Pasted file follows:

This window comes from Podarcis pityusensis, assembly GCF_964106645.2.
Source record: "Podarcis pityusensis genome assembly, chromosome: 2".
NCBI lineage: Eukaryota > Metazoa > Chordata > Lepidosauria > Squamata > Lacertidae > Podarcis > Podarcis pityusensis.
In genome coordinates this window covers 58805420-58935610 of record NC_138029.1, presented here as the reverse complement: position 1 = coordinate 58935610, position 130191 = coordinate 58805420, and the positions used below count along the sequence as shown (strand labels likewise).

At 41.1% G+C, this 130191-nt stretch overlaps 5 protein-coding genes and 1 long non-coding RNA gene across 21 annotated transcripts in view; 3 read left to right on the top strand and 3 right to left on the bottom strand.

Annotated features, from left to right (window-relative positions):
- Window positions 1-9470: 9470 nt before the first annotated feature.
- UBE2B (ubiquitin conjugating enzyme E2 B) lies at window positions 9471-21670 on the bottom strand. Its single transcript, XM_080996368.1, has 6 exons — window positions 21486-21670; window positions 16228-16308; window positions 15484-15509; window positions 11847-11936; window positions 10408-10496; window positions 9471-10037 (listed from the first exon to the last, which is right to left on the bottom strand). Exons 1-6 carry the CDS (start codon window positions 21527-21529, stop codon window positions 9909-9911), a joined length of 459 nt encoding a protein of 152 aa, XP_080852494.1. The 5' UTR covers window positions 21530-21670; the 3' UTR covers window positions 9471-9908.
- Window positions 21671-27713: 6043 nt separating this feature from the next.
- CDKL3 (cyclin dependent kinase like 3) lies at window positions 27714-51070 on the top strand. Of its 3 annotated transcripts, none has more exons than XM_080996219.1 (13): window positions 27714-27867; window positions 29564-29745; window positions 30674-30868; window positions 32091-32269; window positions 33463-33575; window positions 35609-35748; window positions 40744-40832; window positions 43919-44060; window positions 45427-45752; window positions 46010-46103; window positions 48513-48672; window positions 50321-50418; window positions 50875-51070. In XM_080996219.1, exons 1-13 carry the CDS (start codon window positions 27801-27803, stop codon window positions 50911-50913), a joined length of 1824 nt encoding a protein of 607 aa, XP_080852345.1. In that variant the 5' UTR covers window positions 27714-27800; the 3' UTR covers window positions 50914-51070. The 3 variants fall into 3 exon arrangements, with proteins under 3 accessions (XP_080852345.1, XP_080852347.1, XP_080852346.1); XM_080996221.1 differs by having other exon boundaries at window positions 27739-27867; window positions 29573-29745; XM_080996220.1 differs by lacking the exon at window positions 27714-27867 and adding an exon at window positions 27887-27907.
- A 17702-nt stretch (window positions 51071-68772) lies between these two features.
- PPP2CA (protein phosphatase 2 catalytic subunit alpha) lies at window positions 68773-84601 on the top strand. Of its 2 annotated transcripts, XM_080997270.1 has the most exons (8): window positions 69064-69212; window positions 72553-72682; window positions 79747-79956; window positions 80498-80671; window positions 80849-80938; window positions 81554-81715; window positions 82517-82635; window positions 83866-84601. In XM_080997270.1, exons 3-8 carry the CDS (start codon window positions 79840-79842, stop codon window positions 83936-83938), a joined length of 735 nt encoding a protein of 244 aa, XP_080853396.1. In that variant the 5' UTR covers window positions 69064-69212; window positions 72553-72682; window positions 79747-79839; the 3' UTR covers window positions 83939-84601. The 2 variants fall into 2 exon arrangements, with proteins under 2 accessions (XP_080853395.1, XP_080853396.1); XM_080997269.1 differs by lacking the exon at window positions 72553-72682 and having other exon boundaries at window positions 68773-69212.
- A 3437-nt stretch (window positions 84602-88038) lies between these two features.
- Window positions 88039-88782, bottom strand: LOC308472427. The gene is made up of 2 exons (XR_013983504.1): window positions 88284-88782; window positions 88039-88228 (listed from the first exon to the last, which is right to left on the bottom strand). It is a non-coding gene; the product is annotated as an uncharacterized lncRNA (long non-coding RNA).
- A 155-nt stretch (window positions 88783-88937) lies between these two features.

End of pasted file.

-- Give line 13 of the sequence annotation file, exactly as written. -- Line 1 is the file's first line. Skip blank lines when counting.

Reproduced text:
- A 3437-nt stretch (window positions 84602-88038) lies between these two features.